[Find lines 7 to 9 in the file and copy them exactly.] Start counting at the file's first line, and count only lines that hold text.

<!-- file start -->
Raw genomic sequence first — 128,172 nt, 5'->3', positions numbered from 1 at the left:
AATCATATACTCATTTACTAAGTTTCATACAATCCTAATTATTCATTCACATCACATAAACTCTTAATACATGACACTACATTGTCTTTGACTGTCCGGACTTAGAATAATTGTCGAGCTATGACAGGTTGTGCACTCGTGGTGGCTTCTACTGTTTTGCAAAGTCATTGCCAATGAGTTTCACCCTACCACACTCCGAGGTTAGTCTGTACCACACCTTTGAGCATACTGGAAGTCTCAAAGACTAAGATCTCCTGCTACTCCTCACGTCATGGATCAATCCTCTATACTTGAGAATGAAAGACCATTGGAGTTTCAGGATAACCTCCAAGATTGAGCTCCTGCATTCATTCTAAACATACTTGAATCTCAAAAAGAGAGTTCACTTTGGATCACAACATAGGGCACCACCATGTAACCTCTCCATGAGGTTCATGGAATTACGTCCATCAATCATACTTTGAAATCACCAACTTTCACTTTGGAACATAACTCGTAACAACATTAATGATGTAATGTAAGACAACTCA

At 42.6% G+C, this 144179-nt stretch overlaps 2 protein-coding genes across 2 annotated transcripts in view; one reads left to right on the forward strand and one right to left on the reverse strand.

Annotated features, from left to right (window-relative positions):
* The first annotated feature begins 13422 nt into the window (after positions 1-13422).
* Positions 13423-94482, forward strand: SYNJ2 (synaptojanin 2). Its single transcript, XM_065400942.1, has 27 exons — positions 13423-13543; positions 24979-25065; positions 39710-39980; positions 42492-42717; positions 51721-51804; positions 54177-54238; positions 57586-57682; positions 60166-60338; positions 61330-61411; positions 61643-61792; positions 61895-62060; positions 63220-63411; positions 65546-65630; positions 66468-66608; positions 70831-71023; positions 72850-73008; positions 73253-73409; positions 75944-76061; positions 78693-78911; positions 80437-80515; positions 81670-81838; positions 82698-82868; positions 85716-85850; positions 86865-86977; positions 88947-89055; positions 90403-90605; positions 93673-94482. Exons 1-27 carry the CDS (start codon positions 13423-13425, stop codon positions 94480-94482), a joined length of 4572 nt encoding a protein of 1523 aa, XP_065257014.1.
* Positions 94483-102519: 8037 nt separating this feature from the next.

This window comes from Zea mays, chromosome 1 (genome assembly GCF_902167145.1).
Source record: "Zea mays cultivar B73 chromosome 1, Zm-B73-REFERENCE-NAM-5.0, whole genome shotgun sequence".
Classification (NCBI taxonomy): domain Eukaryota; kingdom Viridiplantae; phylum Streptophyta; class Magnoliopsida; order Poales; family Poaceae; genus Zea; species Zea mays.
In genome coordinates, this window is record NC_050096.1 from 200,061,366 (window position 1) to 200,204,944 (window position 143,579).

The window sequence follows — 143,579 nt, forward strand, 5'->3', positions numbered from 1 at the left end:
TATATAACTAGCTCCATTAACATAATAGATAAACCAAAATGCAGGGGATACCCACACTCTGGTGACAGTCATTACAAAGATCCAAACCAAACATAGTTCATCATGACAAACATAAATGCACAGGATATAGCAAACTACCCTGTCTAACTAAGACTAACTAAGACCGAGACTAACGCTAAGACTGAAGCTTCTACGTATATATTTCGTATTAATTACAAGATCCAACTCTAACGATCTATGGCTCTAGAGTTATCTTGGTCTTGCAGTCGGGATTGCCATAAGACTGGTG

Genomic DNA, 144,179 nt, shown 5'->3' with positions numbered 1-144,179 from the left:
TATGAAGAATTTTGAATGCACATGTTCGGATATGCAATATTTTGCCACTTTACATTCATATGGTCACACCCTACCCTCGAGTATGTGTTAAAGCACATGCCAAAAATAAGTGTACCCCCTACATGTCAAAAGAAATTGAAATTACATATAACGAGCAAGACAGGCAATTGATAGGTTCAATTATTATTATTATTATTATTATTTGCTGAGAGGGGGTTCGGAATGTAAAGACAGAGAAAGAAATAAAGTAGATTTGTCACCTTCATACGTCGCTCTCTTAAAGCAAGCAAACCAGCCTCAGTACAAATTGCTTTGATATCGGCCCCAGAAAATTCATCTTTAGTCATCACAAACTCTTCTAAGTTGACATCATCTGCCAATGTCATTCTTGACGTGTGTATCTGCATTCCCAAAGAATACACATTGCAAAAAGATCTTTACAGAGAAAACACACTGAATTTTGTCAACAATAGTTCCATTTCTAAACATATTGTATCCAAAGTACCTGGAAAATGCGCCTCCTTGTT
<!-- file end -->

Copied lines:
* Positions 94483-102519: 8037 nt separating this feature from the next.

This window comes from Zea mays, chromosome 1 (genome assembly GCF_902167145.1).
Source record: "Zea mays cultivar B73 chromosome 1, Zm-B73-REFERENCE-NAM-5.0, whole genome shotgun sequence".